Does bus shortfall justify sales tax?
A quarter-cent increase in sales tax was proposed in response to a $500,000 shortfall in the city bus system (May 19 Eagle). This small increase in the rate could generate an estimated $14 million per year. What a surprise that the transit advisory board voted OK on that. Wow, that was one tough vote.
Is the $500,000 deficit a one-time event or expected every year? We just learned that the shortfall this year was partly due to overtime (May 20 Eagle). Who will govern the uses of the extra $13.5 million each year? I want to be on that board. Any built-in restrictions or public approval on the use of the excess funds?
Please make sense of this for those of us who are not in the local government.
MARC L. KAPLAN
I recently received another mailing from Rep. Mike Pompeo, R-Wichita. It was titled, “The Facts About the House of Representatives Budget Plan. An Important Message From Rep. Mike Pompeo.” Not only was it the same old Republican and tea party rhetoric, it was printed on oversize, heavy-duty, fancy card stock.
In the first paragraph, Pompeo stated that the House was advancing bold ideas to restore fiscal sanity to the federal government and that “we have a moral obligation to cut spending and put the federal government on a path to a balanced budget.” However, on the back in very small print was this statement: “This mailing was prepared, published and mailed at taxpayer expense.”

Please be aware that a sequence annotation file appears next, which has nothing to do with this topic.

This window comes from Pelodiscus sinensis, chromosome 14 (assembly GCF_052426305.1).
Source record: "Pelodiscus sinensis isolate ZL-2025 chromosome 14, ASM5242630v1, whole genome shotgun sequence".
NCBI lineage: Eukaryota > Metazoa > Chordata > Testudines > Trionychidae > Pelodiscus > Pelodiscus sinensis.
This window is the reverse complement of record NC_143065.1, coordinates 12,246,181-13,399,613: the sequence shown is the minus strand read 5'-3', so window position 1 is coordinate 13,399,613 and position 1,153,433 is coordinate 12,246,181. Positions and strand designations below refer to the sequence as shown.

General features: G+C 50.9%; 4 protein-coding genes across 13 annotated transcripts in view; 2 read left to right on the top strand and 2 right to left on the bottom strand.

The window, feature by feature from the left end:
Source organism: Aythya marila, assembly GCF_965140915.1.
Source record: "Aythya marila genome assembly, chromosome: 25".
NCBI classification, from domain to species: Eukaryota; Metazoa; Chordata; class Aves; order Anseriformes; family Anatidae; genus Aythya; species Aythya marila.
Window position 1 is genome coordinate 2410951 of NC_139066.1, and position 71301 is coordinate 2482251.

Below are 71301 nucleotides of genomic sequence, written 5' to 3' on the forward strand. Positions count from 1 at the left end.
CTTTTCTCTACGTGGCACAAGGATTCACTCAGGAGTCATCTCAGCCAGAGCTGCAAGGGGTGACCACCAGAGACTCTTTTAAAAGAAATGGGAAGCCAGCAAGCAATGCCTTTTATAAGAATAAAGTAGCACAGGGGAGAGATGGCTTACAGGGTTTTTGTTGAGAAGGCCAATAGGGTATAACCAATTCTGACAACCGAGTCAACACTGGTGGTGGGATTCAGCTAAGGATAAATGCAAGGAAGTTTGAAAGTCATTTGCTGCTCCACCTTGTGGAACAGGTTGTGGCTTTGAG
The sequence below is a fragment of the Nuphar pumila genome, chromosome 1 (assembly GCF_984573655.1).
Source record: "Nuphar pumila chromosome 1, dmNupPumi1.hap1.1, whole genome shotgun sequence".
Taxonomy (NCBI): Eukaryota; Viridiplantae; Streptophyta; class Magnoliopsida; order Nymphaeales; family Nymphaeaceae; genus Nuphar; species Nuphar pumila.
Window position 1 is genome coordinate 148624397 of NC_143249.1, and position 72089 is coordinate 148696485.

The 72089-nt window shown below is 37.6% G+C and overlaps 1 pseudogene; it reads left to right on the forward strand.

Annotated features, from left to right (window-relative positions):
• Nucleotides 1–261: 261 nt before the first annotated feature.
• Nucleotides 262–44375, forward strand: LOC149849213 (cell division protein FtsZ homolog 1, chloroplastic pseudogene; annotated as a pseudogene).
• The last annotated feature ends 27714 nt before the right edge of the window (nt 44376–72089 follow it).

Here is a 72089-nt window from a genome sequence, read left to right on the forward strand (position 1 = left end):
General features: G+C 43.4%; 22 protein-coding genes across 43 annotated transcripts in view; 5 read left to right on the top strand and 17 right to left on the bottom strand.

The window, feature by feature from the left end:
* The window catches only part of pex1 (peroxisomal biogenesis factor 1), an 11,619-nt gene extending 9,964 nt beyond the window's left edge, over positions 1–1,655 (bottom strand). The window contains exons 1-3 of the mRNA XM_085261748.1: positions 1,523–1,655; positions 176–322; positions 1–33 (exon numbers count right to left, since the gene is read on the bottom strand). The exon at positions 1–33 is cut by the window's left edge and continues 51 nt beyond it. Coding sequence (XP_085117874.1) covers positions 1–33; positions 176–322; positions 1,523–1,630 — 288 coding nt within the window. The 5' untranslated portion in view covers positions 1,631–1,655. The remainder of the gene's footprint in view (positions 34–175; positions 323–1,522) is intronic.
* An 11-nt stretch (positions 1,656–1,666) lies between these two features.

Is wasting our precious tax dollars on pompous, pretentious rhetoric in a very upscale, high-dollar flier that undoubtedly will end up in the trash what Pompeo considers a bold idea to restore fiscal sanity, or upholding the moral obligation to cut spending to reach a balanced budget?
Two adages Pompeo should heed: “waste not, want not” and “put your money where your mouth is.” Responsible stewardship of our tax dollars in all respects is a more reasonable path to fiscal sanity. Your actions need to reflect your words.
Who would move?
Gov. Sam Brownback has signed HB 2117 into law, which is described as the worst tax bill in the history of the state. Brownback’s administration has said the cuts could generate 23,000 new jobs beyond natural growth by 2020. But public school funding and social services will be cut to the bare bone to maintain a balanced budget. Kansas higher education could see massive tuition increases as well.
Even if these jobs are created, how many will be filled? Who in his right mind would move to a state that does not fund education or social services for the elderly and disabled?